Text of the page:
difficult child in youth home, need help with-medications

Discussion in 'General Parenting' started by horserider, Oct 8, 2009.

  1. horserider

    horserider New Member

    I posted a few weeks ago about our difficult child who is in the jjc and was placed in a program that I was trying to have him moved from, with no success. I read a post that stated some of the programs that are based on "earning" your release can be very helpful, this gave me hope. Our difficult child calls once a wk to let us know if he "earned" his week. After 3 wks in the program he is still at square one. (he has been in the jjc since beginning of Aug.) We visit weekly, he has group and individual therapy and is actually doing pretty well in school. Behaviorally and socially he is struggling, he has been non-medication compliant since April. Nearly 17, we wanted him to come to some realization, on his own, that the medications do help him. Our last therapy session I asked him to think about going back on them, look at the "whole" picture, where he is at now. He is just tired of being on medications since 2nd grade, tried many. He wants to be "a normal kid", and desperately trying to function without them. He said what if I go back on them until I get to the next level, can I then come off them? The next level means weekend visits home. Is there any suggestions you have to help him understand his medications have helped him in the past, he needs to give it a try again.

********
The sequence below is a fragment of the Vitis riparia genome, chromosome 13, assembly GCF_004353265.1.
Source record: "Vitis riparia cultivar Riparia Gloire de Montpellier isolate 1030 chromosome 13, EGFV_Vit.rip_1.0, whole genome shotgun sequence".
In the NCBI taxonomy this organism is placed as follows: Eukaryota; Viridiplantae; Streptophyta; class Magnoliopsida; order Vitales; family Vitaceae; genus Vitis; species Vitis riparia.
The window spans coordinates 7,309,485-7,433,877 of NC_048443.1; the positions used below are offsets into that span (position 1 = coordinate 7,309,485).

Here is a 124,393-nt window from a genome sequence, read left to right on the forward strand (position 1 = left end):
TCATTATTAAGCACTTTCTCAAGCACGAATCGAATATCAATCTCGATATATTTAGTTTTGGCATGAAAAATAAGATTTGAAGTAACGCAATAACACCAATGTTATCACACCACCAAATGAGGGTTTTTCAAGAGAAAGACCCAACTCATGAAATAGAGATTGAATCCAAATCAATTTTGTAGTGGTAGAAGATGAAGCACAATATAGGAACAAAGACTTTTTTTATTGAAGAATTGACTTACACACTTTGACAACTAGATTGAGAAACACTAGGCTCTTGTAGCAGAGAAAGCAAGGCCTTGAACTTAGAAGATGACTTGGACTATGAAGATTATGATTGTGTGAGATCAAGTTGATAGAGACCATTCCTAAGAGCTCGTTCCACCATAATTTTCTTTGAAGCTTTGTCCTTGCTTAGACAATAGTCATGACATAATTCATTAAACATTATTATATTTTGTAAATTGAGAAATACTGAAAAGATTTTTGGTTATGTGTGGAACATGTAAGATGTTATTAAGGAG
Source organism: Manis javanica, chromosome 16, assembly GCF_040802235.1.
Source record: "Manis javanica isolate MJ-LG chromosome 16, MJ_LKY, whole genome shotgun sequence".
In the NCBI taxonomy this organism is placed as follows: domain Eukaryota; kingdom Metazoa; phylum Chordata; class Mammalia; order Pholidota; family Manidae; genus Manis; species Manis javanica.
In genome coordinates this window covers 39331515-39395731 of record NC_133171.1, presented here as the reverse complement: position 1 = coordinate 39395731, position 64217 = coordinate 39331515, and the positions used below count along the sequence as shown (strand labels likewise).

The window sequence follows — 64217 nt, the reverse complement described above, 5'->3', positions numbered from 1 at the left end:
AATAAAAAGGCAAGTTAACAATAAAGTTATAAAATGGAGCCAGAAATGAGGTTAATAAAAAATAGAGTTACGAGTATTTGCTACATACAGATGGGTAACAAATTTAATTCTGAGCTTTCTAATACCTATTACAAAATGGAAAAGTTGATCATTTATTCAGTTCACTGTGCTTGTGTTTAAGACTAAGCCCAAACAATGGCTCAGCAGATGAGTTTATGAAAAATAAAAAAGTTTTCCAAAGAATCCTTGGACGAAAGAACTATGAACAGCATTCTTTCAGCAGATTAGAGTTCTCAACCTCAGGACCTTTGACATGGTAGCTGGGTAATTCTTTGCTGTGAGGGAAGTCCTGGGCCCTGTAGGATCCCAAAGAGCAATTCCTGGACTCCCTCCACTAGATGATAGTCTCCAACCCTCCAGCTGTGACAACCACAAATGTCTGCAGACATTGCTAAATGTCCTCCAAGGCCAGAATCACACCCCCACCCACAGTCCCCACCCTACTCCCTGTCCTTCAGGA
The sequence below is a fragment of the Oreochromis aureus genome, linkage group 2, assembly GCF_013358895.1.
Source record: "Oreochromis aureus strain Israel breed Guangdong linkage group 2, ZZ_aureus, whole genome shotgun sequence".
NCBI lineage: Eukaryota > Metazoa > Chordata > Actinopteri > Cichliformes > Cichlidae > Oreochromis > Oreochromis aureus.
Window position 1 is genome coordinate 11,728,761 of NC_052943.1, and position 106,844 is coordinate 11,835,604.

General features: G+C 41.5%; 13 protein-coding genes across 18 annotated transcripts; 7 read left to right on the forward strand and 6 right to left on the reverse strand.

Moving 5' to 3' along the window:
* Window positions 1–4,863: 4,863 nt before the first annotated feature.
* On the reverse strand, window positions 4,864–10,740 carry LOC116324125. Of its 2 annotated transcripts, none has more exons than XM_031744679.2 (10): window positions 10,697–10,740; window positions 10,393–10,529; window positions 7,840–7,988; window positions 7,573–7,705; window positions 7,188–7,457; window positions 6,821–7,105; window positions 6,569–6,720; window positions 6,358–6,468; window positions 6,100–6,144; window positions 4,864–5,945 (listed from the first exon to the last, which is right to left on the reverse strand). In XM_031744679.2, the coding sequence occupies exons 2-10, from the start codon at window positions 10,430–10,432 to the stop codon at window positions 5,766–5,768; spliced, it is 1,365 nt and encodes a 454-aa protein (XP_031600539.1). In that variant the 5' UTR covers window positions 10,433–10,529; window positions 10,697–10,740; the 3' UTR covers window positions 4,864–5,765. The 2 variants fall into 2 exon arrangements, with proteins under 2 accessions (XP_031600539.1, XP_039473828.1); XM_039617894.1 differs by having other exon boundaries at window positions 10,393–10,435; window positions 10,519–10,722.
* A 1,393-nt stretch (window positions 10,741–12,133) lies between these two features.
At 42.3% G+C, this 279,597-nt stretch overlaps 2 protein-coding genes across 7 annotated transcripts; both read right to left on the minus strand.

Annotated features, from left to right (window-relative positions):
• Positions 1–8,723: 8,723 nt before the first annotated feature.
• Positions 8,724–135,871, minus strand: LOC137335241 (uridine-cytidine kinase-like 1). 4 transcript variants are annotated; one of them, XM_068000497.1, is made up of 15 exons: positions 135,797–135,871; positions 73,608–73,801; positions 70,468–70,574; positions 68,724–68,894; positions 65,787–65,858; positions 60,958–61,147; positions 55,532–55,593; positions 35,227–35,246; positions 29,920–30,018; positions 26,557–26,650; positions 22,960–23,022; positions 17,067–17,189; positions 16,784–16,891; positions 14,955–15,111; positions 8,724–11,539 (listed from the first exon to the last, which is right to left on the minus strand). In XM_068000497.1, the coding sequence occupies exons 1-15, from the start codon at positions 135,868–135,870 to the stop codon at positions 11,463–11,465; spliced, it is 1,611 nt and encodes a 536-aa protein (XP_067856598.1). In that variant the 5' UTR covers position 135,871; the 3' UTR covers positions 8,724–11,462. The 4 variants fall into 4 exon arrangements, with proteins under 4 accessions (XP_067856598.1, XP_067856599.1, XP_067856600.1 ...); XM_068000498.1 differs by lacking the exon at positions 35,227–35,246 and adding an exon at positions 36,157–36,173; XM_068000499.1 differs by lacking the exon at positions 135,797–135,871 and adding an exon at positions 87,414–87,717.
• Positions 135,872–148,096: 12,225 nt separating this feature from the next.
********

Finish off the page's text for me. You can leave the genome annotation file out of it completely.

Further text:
My heart breaks for him as he watches the other boys earn their weeks and he struggles. It is a 5 month program, 2 week initiation, 6 weeks learning, 6 weeks problem solving, 6 weeks to graduate. But some boys end up staying up to a year. It's going to be a long road if he does not go back on his medications.
    Thanks for listening
    me - hanging in there zanex, clexa
    husband - type 1, supportive, adoptive father
    ghg - only child, BiPolar (BP), ADHD, daughter
    Last edited: Oct 8, 2009
  2. compassion

    compassion Member

    Hi horserider, My difficult child daughter, age 16 has same diagnois as your son. (Not offically addd but many traits and currentlyon straeera for this)
    Nami haa shelped alot: it is not stubborness or denial , there really is part of thebrain that lacks any awareness of the illness.
    You are right, I know in our case medications help greatly withthe stability. IShe is on antipychoitc plusa mood stabilizer and was sbalefor about 10 weeks on abilify and lactimal. Strateera wasadded 3 weeks ago and her focus is much better. It is is not a stimulant. Her psychiatrist will not prescible stimulant.